Māori are more likely than Pakeha to have trouble accessing care.
Wait times are likely to increase with winter approaching and GPs putting extra rules in place to prevent the spread of respiratory illnesses, such as asking patients to wait outside the practice. Protections like these tend to slow down the speed of consultation and add to further delays, Dr Murton said.
Dr Murton explained that “the increase in wait times is due to lack of doctors, lack of nurses, complexity of work and burnout meaning people have no capacity to take on extra work if someone is sick or on leave.”
She confirmed it’s been getting worse and wait times will likely continue to be problematic. According to RNZCGP’s most recent workforce survey, 37% of GPs who answered indicated they intended to retire within the next five years.
Dr Murton also highlighted other issues. “Longer wait times will quickly affect continuity of care, as patients … may be unable to see their usual doctor or might have to wait or see someone else they do not usually see if they have to be seen acutely.”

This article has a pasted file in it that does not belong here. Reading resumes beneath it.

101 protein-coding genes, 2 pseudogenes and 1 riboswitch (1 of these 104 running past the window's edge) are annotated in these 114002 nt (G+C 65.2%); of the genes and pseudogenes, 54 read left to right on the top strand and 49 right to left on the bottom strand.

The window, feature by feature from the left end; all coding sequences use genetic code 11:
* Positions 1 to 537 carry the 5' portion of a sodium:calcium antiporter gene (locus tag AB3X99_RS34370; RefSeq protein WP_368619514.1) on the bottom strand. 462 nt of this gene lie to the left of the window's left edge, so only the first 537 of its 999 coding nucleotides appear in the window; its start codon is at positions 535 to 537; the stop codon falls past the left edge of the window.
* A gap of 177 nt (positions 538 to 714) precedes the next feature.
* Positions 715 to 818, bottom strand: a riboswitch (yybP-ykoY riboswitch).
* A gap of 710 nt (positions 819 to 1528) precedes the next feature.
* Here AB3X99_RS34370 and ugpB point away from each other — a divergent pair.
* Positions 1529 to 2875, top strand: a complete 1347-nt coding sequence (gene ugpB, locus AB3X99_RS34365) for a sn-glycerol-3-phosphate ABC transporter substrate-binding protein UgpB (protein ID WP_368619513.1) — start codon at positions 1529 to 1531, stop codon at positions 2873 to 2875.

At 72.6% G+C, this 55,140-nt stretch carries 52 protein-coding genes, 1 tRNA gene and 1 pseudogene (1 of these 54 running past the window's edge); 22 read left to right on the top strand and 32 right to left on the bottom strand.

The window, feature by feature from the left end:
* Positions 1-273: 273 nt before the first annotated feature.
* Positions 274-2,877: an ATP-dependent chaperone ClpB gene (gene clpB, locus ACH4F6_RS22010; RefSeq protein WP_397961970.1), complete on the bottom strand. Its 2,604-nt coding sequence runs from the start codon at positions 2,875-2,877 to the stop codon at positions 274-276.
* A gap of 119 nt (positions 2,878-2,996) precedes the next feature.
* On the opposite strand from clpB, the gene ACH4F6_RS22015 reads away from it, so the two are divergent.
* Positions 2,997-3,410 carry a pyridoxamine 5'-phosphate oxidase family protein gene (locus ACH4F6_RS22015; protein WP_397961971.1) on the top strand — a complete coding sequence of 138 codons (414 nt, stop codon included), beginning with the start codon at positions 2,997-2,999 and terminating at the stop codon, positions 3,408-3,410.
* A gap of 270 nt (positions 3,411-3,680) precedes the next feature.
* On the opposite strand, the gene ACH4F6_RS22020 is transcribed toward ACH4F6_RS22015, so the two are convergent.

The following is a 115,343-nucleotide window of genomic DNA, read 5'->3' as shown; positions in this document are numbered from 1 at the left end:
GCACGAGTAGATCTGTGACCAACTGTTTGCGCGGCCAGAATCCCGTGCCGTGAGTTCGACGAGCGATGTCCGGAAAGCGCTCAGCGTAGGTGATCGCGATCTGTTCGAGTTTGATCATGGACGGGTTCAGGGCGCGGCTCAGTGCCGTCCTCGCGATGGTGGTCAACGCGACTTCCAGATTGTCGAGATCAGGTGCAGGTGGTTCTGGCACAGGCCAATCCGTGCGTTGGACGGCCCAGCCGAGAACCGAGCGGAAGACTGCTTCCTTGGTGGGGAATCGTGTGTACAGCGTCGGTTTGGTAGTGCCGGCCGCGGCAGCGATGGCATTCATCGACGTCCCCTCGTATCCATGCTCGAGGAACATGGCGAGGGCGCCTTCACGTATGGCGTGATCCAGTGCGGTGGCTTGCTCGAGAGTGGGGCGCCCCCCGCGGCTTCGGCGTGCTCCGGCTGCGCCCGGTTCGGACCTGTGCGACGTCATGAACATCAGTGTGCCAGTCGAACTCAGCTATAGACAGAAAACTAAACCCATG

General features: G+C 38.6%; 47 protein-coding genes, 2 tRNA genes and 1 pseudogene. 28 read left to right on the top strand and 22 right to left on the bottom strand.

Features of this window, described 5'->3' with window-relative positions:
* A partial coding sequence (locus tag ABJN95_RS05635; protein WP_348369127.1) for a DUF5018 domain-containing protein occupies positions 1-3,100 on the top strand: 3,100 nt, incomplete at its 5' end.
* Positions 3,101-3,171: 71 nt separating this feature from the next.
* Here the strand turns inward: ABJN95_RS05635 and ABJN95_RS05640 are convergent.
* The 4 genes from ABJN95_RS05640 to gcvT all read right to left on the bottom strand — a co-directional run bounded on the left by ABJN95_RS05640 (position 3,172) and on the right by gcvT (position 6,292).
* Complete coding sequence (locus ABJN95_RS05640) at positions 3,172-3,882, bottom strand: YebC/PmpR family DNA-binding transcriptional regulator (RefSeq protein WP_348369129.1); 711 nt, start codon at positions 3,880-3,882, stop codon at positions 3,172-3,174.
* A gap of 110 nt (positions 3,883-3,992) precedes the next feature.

I asked our Katikati GP Dr Jones if she could think of any solutions to improve GP wait times, and she’s full of them.
“Better access to dieticians, clinical pharmacists, physiotherapists and counsellors. Often patient expectations can’t be met by a 15-minute appointment, it’s unsatisfactory for me and for them because I want to provide thorough medical care.”
“The funding we receive does not cover the costs of the multiple appointments needed to care for our patients, nor for our rising expenses or pay parity for our nurses.”
In April, Government announced it was making it easier for health practitioners overseas to move to New Zealand to bolster the system's numbers. Immigration NZ said it considered the roles “critical to the delivery of health services in New Zealand.”